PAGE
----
Friday, December 15, 2006

Imperial shelf life: paying the cost to be the boss

David Seaton's News Links
The window of American imperialism, militarism and hegemony is closing for the simplest of reasons. After the Second World War the returning American soldiers fathered many children. This phenomenon was known as the "war baby boom" and its children have come to be know as the "boomers". This massive generation whose consumer habits have driven the US economy since they were teenagers will, thanks to that frantic consumption, soon reach retirement age practically without savings. If defense spending continues as at present or, as will probably be the case, rises and Bush's tax cuts for the super rich are maintained, there will be no money for pensions and health care for the doddering (but voting) boomers. At that point something will have to give. As another name for the boomers is the "ME generation", it is very easy to imagine their passive enthusiasm for living in abject poverty in order to finance America's military hegemony. DS
E.J. Dionne Jr: A War Bush Wouldn't Pay For - Washington Post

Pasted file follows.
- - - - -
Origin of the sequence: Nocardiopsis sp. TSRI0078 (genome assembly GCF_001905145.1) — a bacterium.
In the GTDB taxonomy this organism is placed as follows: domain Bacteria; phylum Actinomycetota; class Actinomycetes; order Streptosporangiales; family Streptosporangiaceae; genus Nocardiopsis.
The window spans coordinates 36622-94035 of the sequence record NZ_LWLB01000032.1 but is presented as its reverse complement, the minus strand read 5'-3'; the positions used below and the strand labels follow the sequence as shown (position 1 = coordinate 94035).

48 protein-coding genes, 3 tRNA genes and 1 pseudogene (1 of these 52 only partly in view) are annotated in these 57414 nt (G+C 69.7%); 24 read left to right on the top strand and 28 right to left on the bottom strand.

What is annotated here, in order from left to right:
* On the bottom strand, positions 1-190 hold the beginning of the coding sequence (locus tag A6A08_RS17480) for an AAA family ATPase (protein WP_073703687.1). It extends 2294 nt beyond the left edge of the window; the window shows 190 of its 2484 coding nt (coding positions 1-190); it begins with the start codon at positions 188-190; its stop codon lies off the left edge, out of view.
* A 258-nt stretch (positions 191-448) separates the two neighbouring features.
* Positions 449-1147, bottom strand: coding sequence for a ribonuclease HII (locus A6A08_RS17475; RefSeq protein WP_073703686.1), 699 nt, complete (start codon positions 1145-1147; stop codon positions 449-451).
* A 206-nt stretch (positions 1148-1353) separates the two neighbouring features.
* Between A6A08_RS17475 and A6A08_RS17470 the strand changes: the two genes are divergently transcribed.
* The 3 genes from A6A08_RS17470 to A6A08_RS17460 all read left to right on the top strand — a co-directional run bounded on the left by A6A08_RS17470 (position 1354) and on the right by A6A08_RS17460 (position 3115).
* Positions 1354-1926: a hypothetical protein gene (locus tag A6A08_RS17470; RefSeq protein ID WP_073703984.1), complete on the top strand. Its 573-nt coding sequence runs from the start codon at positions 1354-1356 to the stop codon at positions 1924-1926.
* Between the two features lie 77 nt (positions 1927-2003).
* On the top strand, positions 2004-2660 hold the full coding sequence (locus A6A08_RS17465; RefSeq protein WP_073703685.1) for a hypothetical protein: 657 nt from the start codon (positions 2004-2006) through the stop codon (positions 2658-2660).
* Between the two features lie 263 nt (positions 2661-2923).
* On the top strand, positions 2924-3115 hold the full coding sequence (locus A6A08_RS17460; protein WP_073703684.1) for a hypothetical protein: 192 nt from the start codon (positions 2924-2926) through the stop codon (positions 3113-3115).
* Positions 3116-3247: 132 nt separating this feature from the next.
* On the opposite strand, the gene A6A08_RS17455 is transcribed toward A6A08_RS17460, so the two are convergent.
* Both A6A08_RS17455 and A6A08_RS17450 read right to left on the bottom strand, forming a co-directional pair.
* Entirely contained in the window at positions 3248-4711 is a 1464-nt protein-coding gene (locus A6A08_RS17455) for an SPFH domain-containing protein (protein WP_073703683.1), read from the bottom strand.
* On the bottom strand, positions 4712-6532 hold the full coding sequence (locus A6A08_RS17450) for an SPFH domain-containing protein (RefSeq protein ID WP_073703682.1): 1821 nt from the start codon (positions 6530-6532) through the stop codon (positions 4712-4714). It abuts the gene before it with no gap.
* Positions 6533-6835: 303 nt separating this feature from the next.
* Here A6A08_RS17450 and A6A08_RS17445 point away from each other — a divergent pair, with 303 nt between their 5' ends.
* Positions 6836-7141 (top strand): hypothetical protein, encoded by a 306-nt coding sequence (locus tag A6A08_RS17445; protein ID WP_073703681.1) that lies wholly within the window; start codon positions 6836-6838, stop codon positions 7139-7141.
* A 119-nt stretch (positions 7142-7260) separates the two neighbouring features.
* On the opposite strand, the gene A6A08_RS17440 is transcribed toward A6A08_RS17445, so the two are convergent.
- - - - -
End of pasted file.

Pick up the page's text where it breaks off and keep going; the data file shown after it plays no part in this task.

Abstract: Until recently President Bush's refusal to scale back any of his tax cuts was discussed as the question of shared sacrifice: How could we ask so much from a courageous group of Americans fighting in Iraq and Afghanistan but not ask even the wealthiest of their fellow citizens to part with a few extra dollars to support an endeavor supposedly central to our nation's security? On the contrary, even after we committed to war in Iraq, the administration pushed for yet more tax cuts in dividends and capital gains. Now we know that the decision to put the war on a credit card is not simply a moral question. The administration's failure to acknowledge the real costs of the war -- and to pay them -- has put it in a corner. The president's options in Iraq are severely constrained because our military is too small for the foreign policy he is pursuing. Sending more troops would place even more excruciating burdens on members of our armed forces and their families. And the brass fears that an extended new commitment could, quite simply, break the Army. Yet, instead of building up our military for a long engagement and levying the taxes to pay for such an enterprise, the administration kept issuing merry reports of progress in Iraq. Right through Election Day this year, the president continued to condemn anyone who dared suggest that maybe, just maybe, we should raise taxes to pay for this war.(...) By my back-of-the-envelope calculations, since 2001 we've offered $2 in tax cuts for every $1 we have spent on the wars in Iraq and Afghanistan. And conservatives wonder why we have deficits. At least the libertarians, who are against both high taxes and an interventionist foreign policy, have their philosophical story (and their numbers) straight. It has always been true that the administration and its allies couldn't have it both ways. Their illogic has finally caught up with them. They claimed to be against big government so they could justify big tax cuts. But they were also for a big, activist foreign policy, especially after Sept. 11, 2001, which required a big military, and -- sorry to break it to you, guys -- a big military is a big part of big government. They were not willing to pay for a large enough military, and so now we, and especially our armed forces, are paying for their deficit in logic and courage. READ IT ALL

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